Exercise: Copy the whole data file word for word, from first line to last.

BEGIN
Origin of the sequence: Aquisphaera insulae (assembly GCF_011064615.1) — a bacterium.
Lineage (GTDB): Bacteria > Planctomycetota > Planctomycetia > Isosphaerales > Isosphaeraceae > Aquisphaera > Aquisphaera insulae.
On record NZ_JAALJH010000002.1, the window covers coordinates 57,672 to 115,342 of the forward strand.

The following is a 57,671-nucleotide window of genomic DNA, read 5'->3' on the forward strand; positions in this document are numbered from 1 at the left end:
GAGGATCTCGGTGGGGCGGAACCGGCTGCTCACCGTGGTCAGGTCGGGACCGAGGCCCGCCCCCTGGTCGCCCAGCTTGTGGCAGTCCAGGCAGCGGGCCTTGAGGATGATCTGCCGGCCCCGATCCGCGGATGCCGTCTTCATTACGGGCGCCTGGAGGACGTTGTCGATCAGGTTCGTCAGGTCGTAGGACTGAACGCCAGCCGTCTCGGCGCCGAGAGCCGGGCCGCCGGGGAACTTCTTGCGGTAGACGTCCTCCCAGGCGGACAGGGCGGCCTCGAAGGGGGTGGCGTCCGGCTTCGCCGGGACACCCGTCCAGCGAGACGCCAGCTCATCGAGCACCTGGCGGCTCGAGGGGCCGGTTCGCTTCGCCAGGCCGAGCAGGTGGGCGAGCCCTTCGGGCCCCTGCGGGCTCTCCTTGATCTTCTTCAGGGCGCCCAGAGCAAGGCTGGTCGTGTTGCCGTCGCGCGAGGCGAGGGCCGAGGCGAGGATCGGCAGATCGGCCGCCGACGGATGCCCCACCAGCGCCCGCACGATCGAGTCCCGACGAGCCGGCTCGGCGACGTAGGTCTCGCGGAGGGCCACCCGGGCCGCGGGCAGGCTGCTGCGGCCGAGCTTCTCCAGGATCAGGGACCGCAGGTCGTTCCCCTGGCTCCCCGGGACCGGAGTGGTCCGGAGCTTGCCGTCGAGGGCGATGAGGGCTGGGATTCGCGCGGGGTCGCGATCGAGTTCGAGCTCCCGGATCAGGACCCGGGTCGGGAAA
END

Origin of the sequence: Aquisphaera insulae (assembly GCF_011064615.1) — a bacterium.
Lineage (GTDB): Bacteria > Planctomycetota > Planctomycetia > Isosphaerales > Isosphaeraceae > Aquisphaera > Aquisphaera insulae.
On record NZ_JAALJH010000002.1, the window covers coordinates 57,672 to 115,342 of the forward strand.

The following is a 57,671-nucleotide window of genomic DNA, read 5'->3' on the forward strand; positions in this document are numbered from 1 at the left end:
GAGGATCTCGGTGGGGCGGAACCGGCTGCTCACCGTGGTCAGGTCGGGACCGAGGCCCGCCCCCTGGTCGCCCAGCTTGTGGCAGTCCAGGCAGCGGGCCTTGAGGATGATCTGCCGGCCCCGATCCGCGGATGCCGTCTTCATTACGGGCGCCTGGAGGACGTTGTCGATCAGGTTCGTCAGGTCGTAGGACTGAACGCCAGCCGTCTCGGCGCCGAGAGCCGGGCCGCCGGGGAACTTCTTGCGGTAGACGTCCTCCCAGGCGGACAGGGCGGCCTCGAAGGGGGTGGCGTCCGGCTTCGCCGGGACACCCGTCCAGCGAGACGCCAGCTCATCGAGCACCTGGCGGCTCGAGGGGCCGGTTCGCTTCGCCAGGCCGAGCAGGTGGGCGAGCCCTTCGGGCCCCTGCGGGCTCTCCTTGATCTTCTTCAGGGCGCCCAGAGCAAGGCTGGTCGTGTTGCCGTCGCGCGAGGCGAGGGCCGAGGCGAGGATCGGCAGATCGGCCGCCGACGGATGCCCCACCAGCGCCCGCACGATCGAGTCCCGACGAGCCGGCTCGGCGACGTAGGTCTCGCGGAGGGCCACCCGGGCCGCGGGCAGGCTGCTGCGGCCGAGCTTCTCCAGGATCAGGGACCGCAGGTCGTTCCCCTGGCTCCCCGGGACCGGAGTGGTCCGGAGCTTGCCGTCGAGGGCGATGAGGGCTGGGATTCGCGCGGGGTCGCGATCGAGTTCGAGCTCCCGGATCAGGACCCGGGTCGGGAAA